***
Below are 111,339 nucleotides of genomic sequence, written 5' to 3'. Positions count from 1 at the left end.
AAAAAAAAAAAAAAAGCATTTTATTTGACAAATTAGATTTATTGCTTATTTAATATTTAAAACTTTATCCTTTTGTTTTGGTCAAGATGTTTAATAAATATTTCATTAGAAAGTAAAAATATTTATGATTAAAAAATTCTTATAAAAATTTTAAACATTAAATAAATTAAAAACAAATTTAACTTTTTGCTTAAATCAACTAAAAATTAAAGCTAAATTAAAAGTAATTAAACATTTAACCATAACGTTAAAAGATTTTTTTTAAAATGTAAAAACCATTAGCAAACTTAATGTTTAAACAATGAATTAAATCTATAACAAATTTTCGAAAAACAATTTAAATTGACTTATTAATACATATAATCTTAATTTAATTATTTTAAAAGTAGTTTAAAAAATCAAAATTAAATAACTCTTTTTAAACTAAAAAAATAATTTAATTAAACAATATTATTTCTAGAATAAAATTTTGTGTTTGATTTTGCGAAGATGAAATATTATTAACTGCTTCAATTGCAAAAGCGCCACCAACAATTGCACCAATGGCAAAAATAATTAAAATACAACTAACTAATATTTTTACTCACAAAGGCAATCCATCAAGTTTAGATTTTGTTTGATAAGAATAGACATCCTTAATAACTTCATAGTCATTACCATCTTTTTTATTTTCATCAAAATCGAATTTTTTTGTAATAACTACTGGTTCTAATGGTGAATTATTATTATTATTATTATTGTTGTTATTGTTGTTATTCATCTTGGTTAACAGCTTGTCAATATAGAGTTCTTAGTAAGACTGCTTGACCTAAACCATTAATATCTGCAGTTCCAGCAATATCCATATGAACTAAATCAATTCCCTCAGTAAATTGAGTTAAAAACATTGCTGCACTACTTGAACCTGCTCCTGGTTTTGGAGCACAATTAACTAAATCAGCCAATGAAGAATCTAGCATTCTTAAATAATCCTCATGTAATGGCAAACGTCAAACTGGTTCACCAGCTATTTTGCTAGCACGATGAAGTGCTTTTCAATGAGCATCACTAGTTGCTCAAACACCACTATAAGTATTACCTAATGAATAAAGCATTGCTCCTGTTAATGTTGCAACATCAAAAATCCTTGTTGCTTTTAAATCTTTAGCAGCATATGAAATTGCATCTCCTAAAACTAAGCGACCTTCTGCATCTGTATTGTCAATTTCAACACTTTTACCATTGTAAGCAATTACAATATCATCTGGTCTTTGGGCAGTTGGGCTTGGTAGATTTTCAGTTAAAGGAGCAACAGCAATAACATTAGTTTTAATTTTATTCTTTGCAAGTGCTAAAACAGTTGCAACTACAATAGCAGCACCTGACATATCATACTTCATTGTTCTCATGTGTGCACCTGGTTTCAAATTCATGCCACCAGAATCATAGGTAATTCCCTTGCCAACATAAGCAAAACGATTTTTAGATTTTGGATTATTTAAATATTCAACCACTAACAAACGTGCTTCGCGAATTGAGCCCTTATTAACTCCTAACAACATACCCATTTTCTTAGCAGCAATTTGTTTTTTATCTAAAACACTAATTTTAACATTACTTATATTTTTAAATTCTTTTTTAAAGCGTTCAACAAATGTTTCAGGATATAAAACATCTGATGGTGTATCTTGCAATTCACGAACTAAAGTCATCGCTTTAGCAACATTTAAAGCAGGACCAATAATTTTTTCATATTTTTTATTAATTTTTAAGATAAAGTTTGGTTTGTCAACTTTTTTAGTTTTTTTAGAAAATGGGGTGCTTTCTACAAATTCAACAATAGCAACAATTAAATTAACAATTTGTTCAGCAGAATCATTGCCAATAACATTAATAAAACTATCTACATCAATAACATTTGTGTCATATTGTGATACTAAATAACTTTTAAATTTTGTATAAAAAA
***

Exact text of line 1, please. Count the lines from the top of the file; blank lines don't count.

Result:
Below are 111,339 nucleotides of genomic sequence, written 5' to 3'. Positions count from 1 at the left end.